Budget 2017, which will be delivered in Parliament on Monday, will likely be one for the history books, arguably more so than many others that have gone before it.
Coming just after the Committee on the Future Economy (CFE) released its report last week, this Budget will set out some of the first steps Singapore will take to secure an economy founded on inclusive and sustainable growth.
The CFE put forth seven strategies that it believed would put Singapore in a good position to face challenges such as rapid technological change, subdued global growth and rising anti-globalisation.
In sum, the committee said Singapore must remain open and connected to the world, help its people acquire skills for jobs of the future, and ensure its companies scale up for a challenging climate through innovation and transformation.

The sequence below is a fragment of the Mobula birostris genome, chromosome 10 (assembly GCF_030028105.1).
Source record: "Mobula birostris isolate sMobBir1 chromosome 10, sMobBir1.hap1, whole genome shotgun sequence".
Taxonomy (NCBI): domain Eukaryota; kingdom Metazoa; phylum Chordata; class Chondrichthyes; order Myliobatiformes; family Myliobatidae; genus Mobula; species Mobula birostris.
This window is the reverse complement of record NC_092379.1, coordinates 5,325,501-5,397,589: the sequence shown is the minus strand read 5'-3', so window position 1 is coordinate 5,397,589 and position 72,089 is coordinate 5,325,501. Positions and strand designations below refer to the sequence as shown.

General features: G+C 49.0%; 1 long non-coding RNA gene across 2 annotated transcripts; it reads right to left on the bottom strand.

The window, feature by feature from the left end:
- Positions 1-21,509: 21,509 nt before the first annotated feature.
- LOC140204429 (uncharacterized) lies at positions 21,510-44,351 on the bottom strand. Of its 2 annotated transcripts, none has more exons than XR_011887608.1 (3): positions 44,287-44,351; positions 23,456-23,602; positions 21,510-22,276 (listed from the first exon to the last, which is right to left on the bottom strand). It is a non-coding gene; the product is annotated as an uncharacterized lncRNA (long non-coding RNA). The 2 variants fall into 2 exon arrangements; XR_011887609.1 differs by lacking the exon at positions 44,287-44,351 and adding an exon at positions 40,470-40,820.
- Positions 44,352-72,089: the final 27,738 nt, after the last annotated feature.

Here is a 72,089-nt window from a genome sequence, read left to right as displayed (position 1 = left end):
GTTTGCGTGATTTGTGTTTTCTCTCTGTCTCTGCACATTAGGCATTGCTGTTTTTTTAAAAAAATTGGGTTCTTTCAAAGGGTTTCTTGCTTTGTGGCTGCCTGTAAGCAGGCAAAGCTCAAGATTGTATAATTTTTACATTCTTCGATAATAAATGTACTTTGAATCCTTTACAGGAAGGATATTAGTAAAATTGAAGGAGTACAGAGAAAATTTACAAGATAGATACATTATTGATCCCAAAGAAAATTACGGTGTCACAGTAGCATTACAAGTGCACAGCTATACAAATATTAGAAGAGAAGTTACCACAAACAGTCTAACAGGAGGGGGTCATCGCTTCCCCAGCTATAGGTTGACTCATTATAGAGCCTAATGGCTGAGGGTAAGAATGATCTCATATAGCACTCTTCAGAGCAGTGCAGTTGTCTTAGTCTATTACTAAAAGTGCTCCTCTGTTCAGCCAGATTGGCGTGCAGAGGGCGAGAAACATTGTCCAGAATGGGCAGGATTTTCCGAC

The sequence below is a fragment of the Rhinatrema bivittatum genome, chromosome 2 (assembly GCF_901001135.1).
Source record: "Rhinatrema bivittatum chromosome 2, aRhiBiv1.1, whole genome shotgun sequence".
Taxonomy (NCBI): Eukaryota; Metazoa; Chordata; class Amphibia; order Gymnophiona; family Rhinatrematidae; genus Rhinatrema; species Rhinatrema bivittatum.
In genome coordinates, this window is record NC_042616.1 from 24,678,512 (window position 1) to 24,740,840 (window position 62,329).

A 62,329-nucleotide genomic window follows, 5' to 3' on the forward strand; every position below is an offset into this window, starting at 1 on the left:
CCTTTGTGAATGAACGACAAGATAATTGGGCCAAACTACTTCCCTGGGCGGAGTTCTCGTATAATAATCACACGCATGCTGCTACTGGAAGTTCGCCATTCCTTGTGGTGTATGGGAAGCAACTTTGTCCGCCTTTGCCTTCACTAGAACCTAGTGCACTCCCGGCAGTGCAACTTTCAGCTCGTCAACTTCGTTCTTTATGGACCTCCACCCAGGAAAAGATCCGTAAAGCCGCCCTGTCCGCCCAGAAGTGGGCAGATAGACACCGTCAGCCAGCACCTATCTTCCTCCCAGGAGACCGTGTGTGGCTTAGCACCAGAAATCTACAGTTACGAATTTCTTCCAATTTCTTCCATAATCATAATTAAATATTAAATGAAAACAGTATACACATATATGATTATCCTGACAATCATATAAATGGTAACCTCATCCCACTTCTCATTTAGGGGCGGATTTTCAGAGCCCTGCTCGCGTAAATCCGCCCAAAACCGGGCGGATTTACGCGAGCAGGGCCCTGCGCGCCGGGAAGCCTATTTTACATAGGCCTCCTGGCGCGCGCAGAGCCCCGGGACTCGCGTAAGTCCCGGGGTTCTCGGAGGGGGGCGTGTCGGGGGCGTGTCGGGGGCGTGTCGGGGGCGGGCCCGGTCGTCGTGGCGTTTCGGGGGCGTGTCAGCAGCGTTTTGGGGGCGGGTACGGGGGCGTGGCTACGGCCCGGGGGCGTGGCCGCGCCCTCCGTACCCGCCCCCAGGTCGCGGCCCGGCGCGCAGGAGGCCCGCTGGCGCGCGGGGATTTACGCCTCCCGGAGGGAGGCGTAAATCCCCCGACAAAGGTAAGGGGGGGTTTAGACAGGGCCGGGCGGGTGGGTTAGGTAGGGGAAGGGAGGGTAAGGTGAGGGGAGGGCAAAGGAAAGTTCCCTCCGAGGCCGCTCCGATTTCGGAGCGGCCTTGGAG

These are hardly new ideas, but the combined heft of the recommendations outlined in the CFE's report underscores the importance of these principles for Singapore's future.
"Outlined" is the key word here.
While the CFE proposed several ideas - such as a review and reform of Singapore's tax policies to make them more progressive and pro-growth, and increased support for local enterprises - it did not flesh out many details on how such ideas would be implemented.
This is where the Budget comes in.
Economists expect that it will be especially skewed towards supporting small and medium-sized enterprises, start-ups and workers keen on upgrading their skills.
The emphasis on remaining open and connected means that public infrastructure investment is also expected to remain strong, they say.
However, social transfer schemes might take a pause this year after sharp increases in previous years.